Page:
Telling Estranged Wife That She Is “Fat,” “Lazy,” and “Trailer Trash” Doesn’t Justify Restraining Order
From H.B. v. F.K., decided Monday by the California Court of Appeal (Superior Court Judge Ruth Ann Kwan, joined by Justices Victoria Chavez & Brian Hoffstadt):
H.B. obtained a domestic violence restraining order (DVRO) against her estranged husband, appellant F.K., pursuant to the Domestic Violence Prevention Act (DVPA). The trial court issued the DVRO on the grounds that appellant “called the mother of his children ‘fat,’ ‘lazy,’ ‘trailer trash.'” The trial court misinterpreted the purpose and scope of the DVPA, which “prevent[s] acts of domestic violence, abuse, and sexual abuse.” Puerile name-calling by a spouse is lamentable but does not warrant a DVRO. We reverse….
The purpose of the DVPA “is to prevent acts of domestic violence, abuse, and sexual abuse and to provide for a separation of the persons involved in the domestic violence for a period sufficient to enable these persons to seek a resolution of the causes of the violence.” The DVPA is broadly construed to accomplish its purpose.
A DVRO may issue if an affidavit or testimony “shows, to the satisfaction of the court, reasonable proof of a past act or acts of abuse.” Abuse includes bodily injury, sexual assault, or causing “reasonable apprehension of imminent serious bodily injury.” It “is not limited to the actual infliction of physical injury or assault.” Violation of a DVRO is punishable as a misdemeanor.
A court may enjoin “molesting, attacking, striking, stalking, threatening, sexually assaulting, battering,” false impersonation, harassing, annoying telephone calls, destroying personal property, contacting, approaching, and disturbing the peace of the other party. Disturbing the peace is conduct that “destroys the mental or emotional calm of the other party.” It includes “coercive control” that “unreasonably interferes with a person’s free will and personal liberty” such as isolating the person; withholding basic necessities; controlling or monitoring movements, behavior, communications, finances, resources or access to services; or compelling conduct by force or intimidation….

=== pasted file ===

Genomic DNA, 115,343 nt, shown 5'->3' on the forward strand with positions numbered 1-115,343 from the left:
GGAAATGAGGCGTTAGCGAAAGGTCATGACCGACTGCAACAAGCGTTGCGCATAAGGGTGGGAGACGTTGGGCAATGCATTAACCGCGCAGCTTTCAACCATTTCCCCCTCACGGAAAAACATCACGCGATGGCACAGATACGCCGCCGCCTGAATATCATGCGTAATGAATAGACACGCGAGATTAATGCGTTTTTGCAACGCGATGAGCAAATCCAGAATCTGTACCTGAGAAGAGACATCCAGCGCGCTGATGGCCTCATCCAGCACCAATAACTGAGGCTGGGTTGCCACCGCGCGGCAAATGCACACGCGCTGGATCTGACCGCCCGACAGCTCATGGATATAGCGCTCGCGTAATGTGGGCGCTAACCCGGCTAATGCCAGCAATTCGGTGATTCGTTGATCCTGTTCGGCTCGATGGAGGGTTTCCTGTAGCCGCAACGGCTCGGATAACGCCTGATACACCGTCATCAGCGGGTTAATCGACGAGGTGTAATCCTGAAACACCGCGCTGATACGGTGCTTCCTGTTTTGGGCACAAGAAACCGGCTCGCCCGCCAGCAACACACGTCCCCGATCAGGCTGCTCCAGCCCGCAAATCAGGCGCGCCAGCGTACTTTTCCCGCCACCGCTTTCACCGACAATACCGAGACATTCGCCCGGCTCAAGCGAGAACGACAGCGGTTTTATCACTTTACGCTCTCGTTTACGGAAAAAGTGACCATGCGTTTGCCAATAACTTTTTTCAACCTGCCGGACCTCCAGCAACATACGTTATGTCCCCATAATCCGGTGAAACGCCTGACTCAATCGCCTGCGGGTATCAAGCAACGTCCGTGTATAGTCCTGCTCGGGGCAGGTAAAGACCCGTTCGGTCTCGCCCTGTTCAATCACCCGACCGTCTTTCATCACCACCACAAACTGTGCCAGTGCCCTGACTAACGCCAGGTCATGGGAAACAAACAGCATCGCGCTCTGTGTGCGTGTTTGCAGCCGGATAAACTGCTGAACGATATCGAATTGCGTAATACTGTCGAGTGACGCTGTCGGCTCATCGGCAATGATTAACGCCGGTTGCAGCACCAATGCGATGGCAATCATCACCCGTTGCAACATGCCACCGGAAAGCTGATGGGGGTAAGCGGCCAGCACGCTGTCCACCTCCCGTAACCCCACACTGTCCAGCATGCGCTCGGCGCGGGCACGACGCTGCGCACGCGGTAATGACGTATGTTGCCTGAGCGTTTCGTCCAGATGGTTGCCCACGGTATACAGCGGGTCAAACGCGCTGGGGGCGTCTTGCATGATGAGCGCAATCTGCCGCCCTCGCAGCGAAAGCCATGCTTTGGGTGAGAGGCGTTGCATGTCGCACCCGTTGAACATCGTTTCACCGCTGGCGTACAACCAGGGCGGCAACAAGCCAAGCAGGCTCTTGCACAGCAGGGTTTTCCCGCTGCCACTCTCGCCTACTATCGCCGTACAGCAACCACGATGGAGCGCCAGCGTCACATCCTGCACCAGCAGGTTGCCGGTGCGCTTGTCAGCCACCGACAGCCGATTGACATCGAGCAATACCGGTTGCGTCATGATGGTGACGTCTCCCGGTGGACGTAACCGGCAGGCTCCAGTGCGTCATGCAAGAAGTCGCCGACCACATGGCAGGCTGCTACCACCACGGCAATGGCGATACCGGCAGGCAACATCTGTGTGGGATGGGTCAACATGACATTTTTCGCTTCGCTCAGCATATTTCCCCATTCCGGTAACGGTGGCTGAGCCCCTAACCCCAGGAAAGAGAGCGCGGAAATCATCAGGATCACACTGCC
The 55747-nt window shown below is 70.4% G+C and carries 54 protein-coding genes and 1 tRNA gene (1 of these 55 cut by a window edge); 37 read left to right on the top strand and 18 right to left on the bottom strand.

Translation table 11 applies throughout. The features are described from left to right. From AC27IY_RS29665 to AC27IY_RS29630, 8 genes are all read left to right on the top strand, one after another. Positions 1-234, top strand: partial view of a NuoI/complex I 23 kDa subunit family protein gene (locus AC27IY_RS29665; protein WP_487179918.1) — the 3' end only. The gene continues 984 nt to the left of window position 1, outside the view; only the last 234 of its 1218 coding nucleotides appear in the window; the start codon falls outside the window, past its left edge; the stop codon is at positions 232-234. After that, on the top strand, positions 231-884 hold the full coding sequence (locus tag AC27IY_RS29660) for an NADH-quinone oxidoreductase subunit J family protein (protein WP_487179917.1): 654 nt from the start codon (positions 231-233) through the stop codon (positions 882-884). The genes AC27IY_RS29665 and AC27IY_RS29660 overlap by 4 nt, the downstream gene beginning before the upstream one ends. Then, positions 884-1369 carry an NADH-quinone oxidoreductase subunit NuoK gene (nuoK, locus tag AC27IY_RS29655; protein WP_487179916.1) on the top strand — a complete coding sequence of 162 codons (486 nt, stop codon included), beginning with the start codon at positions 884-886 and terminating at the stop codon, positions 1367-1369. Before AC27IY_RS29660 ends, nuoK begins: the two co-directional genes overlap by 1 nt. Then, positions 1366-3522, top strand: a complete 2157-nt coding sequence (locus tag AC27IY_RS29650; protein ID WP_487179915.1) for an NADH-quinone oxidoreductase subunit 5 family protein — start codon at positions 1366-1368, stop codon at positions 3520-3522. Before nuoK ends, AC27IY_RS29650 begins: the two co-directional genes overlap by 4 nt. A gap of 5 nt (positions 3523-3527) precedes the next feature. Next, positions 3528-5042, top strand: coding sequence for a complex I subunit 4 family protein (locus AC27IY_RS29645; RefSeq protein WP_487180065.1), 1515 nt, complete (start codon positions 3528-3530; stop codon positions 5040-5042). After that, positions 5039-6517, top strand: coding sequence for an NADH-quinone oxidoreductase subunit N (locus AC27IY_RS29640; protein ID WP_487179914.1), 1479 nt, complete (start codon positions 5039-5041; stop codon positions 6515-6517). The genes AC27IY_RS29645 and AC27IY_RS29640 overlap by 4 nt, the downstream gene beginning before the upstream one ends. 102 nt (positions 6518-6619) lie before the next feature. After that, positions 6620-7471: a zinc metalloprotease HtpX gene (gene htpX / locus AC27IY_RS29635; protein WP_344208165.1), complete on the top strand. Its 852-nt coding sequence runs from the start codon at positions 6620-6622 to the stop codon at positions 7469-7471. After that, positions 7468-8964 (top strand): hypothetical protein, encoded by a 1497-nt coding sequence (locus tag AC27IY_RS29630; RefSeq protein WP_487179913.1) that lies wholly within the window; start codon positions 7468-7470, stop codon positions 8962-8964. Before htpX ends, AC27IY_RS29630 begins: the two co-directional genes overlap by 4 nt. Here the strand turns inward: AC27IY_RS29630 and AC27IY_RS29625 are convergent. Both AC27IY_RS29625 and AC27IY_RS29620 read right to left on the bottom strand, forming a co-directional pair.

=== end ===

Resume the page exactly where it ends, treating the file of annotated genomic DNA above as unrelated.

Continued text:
Courts have acknowledged that the DVPA may apply without infliction of physical injury or assault. In N.T., a husband was subject to a temporary restraining order forbidding him from harassing, stalking, or contacting his wife, or disturbing her peace: While the TRO was in effect, he tried to discuss their relationship; refused to relinquish their child after visits; sought physical intimacy; followed her; placed a letter to her in a diaper bag; and came to her confidential location despite being prohibited from obtaining her address. The appellate court wrote that these actions “would have been acts of abuse without the existence of the TRO” because they are “obvious breaches” of the wife’s peace.
A DVRO is warranted if a spouse publicly discloses confidential e-mails to control, harass and abuse the petitioner by damaging her business and personal relationships, which “destroys the mental or emotional calm of the other party.” After a relationship ends, subjecting someone to ongoing electronic and personal contact, despite requests to stop, is a disturbance of her peace.
A DVRO may issue where a petitioner shows a course of misconduct (instances of physical violence and emotional abuse) and testifies that her male partner is “an aggressive person capable of violence.” In Perez, a partner texted and called the petitioner “hundreds of times,” said she was “going [to] pay” and broke into her home, causing her to fear for her safety and that of her children.